WHAT SHOULD we think of a developing country that protected its young industries with high tariffs, stole technologies from established nations, used government aid to develop manufacturing and farming, limited foreign ownership of land, devalued its money in defiance of international wishes, imposed currency controls, and even allowed secessionist provinces to default on foreign debt? The country would probably be read out of the World Trade Organization and blacklisted by the International Monetary Fund. Well, the country in question is the United States of America at earlier stages of our development. Other advanced economies, including France, Germany, Korea, and Japan, did much the same things. Mercifully, there was no IMF or WTO to retaliate. And it worked out pretty well.
Now, however, we deny these tools to today's poor nations. We want them to fling open their borders to foreign private capital, renounce state development aids, balance budgets, and conform to our other current conceptions of good behavior. (Actually, if the Bush budget deficit belonged to a developing nation, it would be scorned by the IMF.)
The hypocrisy of the rich countries finally came home to roost over the weekend when the world trade talks collapsed at Cancun. The Third World at last said: Enough!
The American press has been filled with pious commentaries about what a tragedy this failure is for poor countries themselves. In theory, a grand bargain could have benefited everyone, especially the poor countries with potential to increase farm exports. In this bargain, the rich countries would cut farm subsidies, and in exchange poor countries would embrace more of the rich north's agenda of rules for investment.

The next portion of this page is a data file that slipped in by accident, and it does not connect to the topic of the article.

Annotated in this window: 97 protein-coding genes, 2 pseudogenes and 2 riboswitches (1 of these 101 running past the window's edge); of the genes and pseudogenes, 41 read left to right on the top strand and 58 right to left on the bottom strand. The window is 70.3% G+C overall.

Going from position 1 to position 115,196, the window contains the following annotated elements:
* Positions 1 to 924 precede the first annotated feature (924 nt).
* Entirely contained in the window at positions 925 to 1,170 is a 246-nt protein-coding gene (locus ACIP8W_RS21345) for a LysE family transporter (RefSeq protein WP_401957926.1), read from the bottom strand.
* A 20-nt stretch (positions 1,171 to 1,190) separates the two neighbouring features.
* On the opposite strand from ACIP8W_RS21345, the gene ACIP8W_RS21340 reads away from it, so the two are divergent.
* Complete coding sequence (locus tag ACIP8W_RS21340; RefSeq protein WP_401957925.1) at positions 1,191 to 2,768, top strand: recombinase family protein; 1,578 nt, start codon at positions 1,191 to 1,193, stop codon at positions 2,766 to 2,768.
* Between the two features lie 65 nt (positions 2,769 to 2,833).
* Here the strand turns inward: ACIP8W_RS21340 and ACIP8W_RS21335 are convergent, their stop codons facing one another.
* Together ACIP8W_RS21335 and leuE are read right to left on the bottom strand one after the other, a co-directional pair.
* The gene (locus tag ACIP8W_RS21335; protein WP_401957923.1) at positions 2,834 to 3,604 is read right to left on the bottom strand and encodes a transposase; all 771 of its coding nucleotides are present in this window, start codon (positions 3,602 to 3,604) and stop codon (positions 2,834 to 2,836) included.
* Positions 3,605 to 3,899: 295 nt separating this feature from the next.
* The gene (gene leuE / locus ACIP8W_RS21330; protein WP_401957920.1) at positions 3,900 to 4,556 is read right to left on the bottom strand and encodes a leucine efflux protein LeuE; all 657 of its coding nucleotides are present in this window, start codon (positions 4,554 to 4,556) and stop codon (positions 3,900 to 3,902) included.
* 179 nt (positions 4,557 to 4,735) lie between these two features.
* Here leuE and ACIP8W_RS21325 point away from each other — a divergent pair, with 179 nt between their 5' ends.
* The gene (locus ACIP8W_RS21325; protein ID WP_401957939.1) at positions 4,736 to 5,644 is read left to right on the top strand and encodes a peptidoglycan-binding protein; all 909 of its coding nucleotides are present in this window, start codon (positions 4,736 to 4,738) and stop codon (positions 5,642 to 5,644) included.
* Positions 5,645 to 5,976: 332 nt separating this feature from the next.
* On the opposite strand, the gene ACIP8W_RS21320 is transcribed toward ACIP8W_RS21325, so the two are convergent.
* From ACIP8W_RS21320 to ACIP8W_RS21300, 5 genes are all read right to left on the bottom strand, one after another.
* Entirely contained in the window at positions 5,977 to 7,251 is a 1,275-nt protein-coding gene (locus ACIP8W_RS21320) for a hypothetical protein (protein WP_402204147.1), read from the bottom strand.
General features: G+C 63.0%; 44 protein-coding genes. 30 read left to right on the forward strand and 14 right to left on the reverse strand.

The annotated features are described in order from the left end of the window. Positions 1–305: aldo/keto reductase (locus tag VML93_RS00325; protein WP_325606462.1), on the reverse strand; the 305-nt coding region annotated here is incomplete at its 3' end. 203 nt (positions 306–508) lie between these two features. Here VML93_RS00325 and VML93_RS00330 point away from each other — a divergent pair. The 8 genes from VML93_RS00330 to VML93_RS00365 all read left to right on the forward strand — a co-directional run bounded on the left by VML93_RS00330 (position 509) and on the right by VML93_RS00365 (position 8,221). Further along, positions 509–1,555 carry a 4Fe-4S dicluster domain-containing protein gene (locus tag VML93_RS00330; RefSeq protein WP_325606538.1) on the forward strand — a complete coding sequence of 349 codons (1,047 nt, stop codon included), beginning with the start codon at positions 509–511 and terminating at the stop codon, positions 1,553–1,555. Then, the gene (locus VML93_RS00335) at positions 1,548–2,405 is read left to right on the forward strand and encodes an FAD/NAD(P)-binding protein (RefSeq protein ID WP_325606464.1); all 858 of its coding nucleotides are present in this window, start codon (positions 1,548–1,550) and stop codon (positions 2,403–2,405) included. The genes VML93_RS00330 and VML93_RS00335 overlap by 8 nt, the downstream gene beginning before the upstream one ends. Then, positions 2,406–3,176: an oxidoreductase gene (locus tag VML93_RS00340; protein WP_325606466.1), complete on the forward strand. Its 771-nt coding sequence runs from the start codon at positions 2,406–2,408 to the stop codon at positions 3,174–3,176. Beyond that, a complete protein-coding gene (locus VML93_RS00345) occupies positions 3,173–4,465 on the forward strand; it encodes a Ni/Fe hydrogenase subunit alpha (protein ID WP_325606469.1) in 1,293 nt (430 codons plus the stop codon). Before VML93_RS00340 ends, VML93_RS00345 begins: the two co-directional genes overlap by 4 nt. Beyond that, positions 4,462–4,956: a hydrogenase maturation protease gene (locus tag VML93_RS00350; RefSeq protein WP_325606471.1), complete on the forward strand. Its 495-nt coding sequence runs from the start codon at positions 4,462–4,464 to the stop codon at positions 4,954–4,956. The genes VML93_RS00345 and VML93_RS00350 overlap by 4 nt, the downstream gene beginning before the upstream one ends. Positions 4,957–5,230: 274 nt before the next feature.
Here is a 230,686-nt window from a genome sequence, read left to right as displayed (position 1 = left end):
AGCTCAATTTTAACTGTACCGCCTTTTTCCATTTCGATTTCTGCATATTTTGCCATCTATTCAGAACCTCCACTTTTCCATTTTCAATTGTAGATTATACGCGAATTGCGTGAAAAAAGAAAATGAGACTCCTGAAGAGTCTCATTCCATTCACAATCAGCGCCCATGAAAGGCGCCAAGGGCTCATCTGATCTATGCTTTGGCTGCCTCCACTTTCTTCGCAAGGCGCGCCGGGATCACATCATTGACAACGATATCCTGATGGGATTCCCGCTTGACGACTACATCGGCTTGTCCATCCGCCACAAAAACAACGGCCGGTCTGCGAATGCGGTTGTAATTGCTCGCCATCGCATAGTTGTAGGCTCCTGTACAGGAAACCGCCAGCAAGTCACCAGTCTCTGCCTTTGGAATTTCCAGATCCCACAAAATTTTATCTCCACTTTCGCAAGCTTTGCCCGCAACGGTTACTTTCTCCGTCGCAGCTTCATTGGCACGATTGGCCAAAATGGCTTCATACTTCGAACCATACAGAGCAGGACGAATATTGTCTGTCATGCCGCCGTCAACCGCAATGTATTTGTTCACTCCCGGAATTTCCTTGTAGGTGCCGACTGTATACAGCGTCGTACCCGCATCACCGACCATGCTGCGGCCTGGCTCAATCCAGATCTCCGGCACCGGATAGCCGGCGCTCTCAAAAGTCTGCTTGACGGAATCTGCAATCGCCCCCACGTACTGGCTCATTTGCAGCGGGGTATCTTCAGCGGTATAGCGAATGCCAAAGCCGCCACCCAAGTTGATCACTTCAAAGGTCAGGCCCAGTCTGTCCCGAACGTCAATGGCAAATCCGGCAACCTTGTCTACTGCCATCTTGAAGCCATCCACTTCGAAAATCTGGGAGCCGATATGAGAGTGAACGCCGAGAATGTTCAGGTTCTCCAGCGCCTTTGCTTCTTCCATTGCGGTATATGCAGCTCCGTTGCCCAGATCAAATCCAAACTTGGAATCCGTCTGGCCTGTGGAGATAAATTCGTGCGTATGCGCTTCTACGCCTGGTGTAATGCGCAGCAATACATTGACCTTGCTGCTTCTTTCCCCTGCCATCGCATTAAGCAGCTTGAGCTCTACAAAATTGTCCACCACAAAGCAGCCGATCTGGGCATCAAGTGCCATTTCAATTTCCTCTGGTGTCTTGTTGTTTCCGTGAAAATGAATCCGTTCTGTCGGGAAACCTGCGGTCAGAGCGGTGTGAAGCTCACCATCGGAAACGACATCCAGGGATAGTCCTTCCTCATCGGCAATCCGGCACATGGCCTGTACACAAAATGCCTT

So why did the poor countries apparently shoot themselves in the foot? Don't they know what's good for them?
The answer is that the system is rigged against poor and vulnerable countries, and these nations have had a bellyful. For decades, the United States and Europe have set agendas for these "rounds" of trade negotiation, and the outcome invariably does more to advance the interests of the sponsors. This time, the Third World finally cohered as a strategic bloc.
Why does Argentina or Thailand get put through the IMF wringer when faced with a financial crisis -- while the United States gets to set its own rules? Why do the rich countries get to define what counts as humanitarian exceptions to drug patents that keep getting extended to make pharmaceutical companies even richer? Why is development aid a tiny pittance of what is spent domestically to subsidize agribusiness?
The countries that revolted at Cancun are all too aware that with an election coming up, George Bush is not likely to cut subsidies on farmers in Midwestern swing states; that Bush is also on the spot for lost US manufacturing jobs. Any grand bargain that appealed to the Third World would only increase US imports of farm products and manufactured goods. The developing nations preferred to scrap these negotiations and start over, rather than lend legitimacy to a mostly one-sided deal and the illusion of progress.
What would it take to accomplish real progress? The administration and its allies in the IMF and WTO need to abandon their conceit that one recipe fits all. They'd need to allow poor countries some of the same public-private development strategies that the United States and Europe have used to good effect and cut them more slack during financial crises.
Agriculture is the toughest issue of all. The United States and other nations began stabilizing farm prices because otherwise farmers would get into ruinous cycles of boom and bust. Europe takes the process a step further, because many European nations want to preserve the rural way of life and local food products. With a globalized economy, the effect is to deny poor agricultural countries export opportunities and to compel consumers in the United States and Europe to overpay for food.
Over time, these subsidies should indeed be reduced. But that would have to be done gradually, with due regard for the interests of both domestic farmers and Third World producers and no illusions about the ability of free markets to solve all ills overnight. It would be easier to strike such a bargain if we didn't try to impose the rest of the laissez-faire model on countries that have already been victimized by it.
Cancun was billed as the WTO's first "development round" -- something especially to benefit poor countries. But nations such as Brazil and India that led the revolt understood Cancun as a trap. Now, perhaps, real progress might begin.
Robert Kuttner's is co-editor of The American Prospect.
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